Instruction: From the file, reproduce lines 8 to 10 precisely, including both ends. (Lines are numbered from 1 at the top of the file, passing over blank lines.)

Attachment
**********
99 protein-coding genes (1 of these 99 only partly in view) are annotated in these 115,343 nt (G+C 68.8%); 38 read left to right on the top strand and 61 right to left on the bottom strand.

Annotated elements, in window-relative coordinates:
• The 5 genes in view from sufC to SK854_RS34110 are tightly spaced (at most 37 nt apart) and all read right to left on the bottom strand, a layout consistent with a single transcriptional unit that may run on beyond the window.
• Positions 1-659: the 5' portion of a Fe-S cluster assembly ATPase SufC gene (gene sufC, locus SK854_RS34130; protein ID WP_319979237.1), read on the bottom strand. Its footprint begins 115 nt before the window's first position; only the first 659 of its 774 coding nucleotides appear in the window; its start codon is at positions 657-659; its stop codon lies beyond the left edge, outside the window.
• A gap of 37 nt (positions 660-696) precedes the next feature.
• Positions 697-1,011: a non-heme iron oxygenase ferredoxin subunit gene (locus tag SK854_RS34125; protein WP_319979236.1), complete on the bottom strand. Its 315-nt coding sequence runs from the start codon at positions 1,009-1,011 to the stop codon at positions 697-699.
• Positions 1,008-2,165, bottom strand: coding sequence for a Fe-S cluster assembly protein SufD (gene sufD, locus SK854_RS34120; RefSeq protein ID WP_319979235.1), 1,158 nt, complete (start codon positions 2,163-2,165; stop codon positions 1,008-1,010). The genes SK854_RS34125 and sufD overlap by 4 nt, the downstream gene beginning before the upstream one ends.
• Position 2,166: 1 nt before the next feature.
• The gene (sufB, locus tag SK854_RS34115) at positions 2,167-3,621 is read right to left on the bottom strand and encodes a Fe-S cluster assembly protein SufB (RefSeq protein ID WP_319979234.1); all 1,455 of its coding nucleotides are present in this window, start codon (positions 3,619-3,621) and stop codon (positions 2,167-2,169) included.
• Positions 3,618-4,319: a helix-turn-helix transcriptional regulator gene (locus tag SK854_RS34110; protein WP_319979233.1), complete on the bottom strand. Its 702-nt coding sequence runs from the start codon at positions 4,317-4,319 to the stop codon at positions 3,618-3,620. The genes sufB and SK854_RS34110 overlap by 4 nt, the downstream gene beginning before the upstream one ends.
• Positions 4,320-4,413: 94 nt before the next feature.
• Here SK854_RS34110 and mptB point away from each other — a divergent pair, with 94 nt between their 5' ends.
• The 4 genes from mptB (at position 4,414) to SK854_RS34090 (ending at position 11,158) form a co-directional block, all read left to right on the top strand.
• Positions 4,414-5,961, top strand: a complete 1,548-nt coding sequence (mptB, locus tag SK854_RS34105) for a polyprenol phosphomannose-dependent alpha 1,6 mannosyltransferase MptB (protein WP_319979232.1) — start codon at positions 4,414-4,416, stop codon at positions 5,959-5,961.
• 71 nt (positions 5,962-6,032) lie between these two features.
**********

• Position 2,166: 1 nt before the next feature.
• The gene (sufB, locus tag SK854_RS34115) at positions 2,167-3,621 is read right to left on the bottom strand and encodes a Fe-S cluster assembly protein SufB (RefSeq protein ID WP_319979234.1); all 1,455 of its coding nucleotides are present in this window, start codon (positions 3,619-3,621) and stop codon (positions 2,167-2,169) included.
• Positions 3,618-4,319: a helix-turn-helix transcriptional regulator gene (locus tag SK854_RS34110; protein WP_319979233.1), complete on the bottom strand. Its 702-nt coding sequence runs from the start codon at positions 4,317-4,319 to the stop codon at positions 3,618-3,620. The genes sufB and SK854_RS34110 overlap by 4 nt, the downstream gene beginning before the upstream one ends.